“I want to pursue the mandatory mediation idea,” said Supervisor Damon Connolly, a member, with Supervisor Katie Rice, of the board’s housing subcommittee. He added he backed the idea of the “just cause” ordinance, but he wanted to continue research to make sure it was implemented in a successful way.

“It seems that in most other cases where they’ve put a ‘just cause’ ordinance in place, it was accompanied by some type of rent control,” Connolly said. “That’s for the simple reason that a landlord can just jack up the rent and force people to move out.”

The board also gave its blessing to ideas from planning manager Leelee Thomas and director Brian Crawford of the county’s Community Development Agency. Those included transferring $135,000 in additional money to a partnership program so that landlords can accept more low-income tenants, and a “do-over” on an overlay to give preferential zoning to new construction of affordable housing units.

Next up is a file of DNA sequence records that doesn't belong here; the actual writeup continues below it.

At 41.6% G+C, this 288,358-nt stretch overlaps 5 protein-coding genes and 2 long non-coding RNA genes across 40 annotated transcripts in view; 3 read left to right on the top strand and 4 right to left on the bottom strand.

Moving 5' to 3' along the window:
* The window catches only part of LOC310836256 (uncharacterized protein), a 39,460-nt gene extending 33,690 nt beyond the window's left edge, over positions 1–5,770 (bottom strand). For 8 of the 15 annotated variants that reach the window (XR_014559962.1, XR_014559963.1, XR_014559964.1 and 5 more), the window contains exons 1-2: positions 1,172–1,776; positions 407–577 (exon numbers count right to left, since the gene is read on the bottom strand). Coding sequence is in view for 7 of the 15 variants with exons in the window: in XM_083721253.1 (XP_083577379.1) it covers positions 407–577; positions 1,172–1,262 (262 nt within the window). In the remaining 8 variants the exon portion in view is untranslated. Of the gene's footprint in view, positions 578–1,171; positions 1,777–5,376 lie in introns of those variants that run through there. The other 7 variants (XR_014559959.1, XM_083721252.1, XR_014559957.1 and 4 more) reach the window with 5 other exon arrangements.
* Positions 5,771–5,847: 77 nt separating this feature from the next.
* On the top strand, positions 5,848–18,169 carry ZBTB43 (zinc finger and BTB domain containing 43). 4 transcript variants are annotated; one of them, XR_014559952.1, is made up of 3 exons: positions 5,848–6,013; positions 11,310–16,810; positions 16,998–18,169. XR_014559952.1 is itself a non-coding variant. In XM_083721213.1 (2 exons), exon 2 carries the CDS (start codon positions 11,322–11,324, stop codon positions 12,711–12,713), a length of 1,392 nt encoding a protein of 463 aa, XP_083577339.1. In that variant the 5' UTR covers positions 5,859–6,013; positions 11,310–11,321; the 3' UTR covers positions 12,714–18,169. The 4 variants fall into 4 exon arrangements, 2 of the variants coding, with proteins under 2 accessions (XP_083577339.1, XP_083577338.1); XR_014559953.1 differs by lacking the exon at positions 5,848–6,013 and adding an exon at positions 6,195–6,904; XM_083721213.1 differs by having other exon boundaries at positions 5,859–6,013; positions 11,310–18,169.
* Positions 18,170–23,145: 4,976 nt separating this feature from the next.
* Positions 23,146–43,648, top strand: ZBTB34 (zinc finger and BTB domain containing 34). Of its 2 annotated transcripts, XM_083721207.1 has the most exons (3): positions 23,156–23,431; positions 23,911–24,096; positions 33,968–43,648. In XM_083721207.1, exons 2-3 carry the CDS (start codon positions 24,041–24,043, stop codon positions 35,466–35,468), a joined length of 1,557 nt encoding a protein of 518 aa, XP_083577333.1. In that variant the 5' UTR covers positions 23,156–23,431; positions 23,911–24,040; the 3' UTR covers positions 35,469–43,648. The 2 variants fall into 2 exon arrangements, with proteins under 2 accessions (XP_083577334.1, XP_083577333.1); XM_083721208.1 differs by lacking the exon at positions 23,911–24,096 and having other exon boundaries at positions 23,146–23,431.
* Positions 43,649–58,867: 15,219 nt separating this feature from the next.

“I think we need to revisit this overlay issue,” Connolly said. “The existing overlay has been in place since 2007 and there have been no new affordable units developed since then.”


Crawford and Thomas also got the green light to create a plan for accommodating second-unit apartments at private homes under newly adopted state guidelines.

“The bottom line is, Marin County is functioning now with a zero vacancy rate (for affordable housing),” Rice said. “All the pressure is being put on tenants.”

Supervisor Judy Arnold agreed.

“It’s trauma time,” she said. “We need to get very serious about this issue.”

Speakers on Tuesday said they suffered evictions without warnings, despite being responsible renters and despite paying their bills on time and causing no problems.

“A landlord can have some legitimate reasons to force a tenant to move that are not retaliatory or discriminatory,” Peattie said. “But legitimate or not, it’s already a dicey proposition to be a tenant — even if you are a very good tenant — and to feel constantly de-stabilized.”


Legal options exist but a claim for retaliatory eviction is difficult to prove, experts said.

“We had 486 cases opened in 2016,” said Marin Deputy District Attorney Andres Perez, whose office is in charge of consumer and environmental protection. “Of those, most were involving landlord-tenant problems.”